Comprehensive emergency obstetric care including major surgery such as caesarean section is a major health system problem in rural areas of poor countries, where there are no doctors. Innovative trainings of mid-level workforce have now demonstrated viable, scientifically valid solutions. Delegation of major surgery to duly trained 'non-physician clinicians' - 'task shifting' - should be seriously considered to address the human resources crisis in poor countries to cope with current challenges to enhance maternal and neonatal survival. Nationwide, non-physician clinicians in Mozambique perform approximately 90% of caesarean sections at the district hospital level. A comparison between the outcomes of caesarean sections provided by this category and medical doctors, respectively, demonstrates no clinically significant differences. These mid-level providers have a remarkably high retention rate in rural areas (close to 90%). They are cost-effective, as their training and deployment is three times more cost-effective than that of medical doctors.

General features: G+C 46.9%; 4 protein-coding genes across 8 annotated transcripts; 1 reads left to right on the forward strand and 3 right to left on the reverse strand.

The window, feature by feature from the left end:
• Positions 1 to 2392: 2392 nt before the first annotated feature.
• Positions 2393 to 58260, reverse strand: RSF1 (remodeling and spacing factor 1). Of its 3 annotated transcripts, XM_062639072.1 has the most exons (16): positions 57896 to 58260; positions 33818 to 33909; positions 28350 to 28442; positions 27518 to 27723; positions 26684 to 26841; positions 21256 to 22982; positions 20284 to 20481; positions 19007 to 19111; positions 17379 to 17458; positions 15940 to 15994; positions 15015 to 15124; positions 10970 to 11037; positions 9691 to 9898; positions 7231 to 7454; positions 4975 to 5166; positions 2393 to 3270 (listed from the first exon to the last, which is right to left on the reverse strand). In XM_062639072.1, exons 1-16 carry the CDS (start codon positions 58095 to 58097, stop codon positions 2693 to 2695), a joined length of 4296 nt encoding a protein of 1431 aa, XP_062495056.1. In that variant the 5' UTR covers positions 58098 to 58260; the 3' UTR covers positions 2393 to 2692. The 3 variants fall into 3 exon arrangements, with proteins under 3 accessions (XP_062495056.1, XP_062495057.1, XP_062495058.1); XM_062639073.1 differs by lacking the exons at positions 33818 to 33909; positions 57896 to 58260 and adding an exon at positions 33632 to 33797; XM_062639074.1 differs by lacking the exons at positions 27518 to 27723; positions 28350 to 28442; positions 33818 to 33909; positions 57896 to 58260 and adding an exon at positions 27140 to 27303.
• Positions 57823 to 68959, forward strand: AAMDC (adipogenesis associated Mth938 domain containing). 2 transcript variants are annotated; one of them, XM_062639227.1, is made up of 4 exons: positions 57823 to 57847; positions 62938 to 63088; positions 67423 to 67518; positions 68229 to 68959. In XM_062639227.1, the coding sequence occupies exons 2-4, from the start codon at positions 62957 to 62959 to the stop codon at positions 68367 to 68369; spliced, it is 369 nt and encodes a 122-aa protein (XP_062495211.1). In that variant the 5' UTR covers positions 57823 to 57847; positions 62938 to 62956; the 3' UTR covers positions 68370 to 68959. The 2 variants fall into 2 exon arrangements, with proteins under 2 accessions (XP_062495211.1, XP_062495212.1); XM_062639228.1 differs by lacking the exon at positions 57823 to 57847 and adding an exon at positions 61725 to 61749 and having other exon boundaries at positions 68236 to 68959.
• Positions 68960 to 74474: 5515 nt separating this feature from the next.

Keywords: Mozambique; Tanzania; caesarean section; clinical audit; maternal mortality; task shifting.
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